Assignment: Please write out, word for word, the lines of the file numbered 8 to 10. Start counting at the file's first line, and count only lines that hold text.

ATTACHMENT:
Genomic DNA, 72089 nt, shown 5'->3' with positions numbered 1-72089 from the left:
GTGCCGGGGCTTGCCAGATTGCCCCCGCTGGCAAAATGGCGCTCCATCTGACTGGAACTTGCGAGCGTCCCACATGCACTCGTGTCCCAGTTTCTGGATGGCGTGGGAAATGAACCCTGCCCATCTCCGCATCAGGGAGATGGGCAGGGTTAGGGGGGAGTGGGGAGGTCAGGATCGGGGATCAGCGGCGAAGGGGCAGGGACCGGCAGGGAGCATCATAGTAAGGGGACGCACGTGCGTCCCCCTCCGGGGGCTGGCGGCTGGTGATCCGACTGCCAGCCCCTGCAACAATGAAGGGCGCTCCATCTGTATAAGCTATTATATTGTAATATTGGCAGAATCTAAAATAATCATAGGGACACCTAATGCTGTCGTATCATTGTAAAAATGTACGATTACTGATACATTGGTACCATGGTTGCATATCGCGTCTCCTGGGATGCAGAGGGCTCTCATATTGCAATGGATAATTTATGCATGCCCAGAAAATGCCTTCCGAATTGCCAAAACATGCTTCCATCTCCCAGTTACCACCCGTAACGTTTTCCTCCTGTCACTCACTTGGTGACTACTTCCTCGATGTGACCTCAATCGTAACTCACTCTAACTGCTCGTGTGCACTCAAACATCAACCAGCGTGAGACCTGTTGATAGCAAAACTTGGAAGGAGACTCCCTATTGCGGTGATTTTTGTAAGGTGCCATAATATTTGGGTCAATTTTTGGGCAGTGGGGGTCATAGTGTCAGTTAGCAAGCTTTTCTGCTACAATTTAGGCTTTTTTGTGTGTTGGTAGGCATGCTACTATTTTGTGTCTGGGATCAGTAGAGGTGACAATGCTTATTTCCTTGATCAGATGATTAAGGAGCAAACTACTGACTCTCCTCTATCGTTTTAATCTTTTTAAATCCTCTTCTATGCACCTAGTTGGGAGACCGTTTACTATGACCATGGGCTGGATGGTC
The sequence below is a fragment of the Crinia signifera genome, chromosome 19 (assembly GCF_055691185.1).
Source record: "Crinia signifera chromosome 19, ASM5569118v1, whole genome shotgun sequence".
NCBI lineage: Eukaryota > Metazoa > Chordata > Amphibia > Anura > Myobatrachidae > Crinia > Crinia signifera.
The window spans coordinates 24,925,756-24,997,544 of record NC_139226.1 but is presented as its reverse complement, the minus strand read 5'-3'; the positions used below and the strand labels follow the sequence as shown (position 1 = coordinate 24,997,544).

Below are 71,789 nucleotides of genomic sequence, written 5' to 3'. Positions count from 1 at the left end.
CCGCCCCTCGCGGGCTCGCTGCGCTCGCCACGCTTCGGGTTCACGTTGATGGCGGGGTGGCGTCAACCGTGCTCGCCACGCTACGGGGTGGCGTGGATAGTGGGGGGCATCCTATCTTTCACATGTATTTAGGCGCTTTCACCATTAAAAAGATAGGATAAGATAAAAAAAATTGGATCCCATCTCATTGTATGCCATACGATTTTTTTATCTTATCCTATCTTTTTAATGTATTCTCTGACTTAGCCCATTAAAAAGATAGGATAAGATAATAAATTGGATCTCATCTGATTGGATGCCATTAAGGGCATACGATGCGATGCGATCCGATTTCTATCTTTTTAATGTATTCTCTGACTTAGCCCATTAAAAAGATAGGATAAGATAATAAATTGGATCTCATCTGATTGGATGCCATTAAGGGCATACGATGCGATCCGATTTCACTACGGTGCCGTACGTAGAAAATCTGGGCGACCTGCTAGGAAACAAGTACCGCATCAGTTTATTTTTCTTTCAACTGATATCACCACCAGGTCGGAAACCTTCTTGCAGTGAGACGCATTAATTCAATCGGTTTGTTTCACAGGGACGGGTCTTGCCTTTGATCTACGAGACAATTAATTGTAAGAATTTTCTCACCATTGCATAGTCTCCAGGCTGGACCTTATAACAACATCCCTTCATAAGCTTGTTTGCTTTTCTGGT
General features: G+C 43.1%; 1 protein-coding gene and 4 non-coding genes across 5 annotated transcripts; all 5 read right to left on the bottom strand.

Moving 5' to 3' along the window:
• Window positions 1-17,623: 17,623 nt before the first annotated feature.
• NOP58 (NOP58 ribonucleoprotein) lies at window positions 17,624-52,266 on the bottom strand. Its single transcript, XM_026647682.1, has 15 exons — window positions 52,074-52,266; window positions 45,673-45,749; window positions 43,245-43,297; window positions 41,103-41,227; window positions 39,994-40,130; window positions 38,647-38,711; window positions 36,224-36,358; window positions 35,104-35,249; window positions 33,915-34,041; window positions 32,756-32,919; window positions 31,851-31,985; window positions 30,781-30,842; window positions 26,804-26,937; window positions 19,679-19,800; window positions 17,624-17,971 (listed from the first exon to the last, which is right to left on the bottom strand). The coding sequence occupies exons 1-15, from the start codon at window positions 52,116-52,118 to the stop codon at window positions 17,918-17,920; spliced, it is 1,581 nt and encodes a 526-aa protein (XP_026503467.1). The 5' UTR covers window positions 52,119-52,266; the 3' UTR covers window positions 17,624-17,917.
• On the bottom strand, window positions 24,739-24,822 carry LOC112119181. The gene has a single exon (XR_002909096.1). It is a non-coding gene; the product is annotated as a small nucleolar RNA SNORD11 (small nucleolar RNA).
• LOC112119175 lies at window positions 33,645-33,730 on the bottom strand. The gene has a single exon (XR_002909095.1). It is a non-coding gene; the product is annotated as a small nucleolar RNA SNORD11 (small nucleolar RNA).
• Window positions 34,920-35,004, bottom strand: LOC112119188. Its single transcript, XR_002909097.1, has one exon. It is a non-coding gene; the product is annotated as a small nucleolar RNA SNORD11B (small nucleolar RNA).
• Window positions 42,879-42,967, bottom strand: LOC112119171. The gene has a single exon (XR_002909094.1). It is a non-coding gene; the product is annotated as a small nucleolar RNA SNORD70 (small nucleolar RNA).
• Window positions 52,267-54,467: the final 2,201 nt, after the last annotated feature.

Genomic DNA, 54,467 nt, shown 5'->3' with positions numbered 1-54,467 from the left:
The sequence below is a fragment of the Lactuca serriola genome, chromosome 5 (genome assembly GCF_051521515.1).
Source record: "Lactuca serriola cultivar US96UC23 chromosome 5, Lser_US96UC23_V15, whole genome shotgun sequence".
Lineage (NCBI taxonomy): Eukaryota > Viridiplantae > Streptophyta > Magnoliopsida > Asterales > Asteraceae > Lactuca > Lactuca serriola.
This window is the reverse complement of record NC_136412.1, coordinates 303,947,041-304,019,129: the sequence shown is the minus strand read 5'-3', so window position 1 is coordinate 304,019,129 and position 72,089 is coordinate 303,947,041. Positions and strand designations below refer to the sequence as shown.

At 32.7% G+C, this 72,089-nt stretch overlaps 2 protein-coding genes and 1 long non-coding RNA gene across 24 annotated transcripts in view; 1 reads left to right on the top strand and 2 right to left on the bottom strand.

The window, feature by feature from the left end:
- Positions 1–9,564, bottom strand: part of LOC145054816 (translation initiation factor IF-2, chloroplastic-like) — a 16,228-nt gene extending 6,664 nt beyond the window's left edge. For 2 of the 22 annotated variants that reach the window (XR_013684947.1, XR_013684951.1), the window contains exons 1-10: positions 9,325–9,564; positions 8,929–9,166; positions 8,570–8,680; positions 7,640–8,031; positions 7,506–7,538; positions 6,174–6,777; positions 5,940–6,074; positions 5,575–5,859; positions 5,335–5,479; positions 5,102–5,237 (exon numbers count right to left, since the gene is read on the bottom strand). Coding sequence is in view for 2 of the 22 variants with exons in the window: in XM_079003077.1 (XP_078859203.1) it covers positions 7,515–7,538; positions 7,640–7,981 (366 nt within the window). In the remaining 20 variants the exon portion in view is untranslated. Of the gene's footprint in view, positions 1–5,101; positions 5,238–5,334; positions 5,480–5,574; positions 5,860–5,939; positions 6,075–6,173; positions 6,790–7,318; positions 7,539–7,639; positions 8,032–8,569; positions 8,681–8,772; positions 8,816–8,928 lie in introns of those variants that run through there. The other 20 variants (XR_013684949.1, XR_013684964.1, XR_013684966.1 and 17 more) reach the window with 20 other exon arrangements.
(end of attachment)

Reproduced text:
CCGCCCCTCGCGGGCTCGCTGCGCTCGCCACGCTTCGGGTTCACGTTGATGGCGGGGTGGCGTCAACCGTGCTCGCCACGCTACGGGGTGGCGTGGATAGTGGGGGGCATCCTATCTTTCACATGTATTTAGGCGCTTTCACCATTAAAAAGATAGGATAAGATAAAAAAAATTGGATCCCATCTCATTGTATGCCATACGATTTTTTTATCTTATCCTATCTTTTTAATGTATTCTCTGACTTAGCCCATTAAAAAGATAGGATAAGATAATAAATTGGATCTCATCTGATTGGATGCCATTAAGGGCATACGATGCGATGCGATCCGATTTCTATCTTTTTAATGTATTCTCTGACTTAGCCCATTAAAAAGATAGGATAAGATAATAAATTGGATCTCATCTGATTGGATGCCATTAAGGGCATACGATGCGATCCGATTTCACTACGGTGCCGTACGTAGAAAATCTGGGCGACCTGCTAGGAAACAAGTACCGCATCAGTTTATTTTTCTTTCAACTGATATCACCACCAGGTCGGAAACCTTCTTGCAGTGAGACGCATTAATTCAATCGGTTTGTTTCACAGGGACGGGTCTTGCCTTTGATCTACGAGACAATTAATTGTAAGAATTTTCTCACCATTGCATAGTCTCCAGGCTGGACCTTATAACAACATCCCTTCATAAGCTTGTTTGCTTTTCTGGT
General features: G+C 43.1%; 1 protein-coding gene and 4 non-coding genes across 5 annotated transcripts; all 5 read right to left on the bottom strand.

Moving 5' to 3' along the window: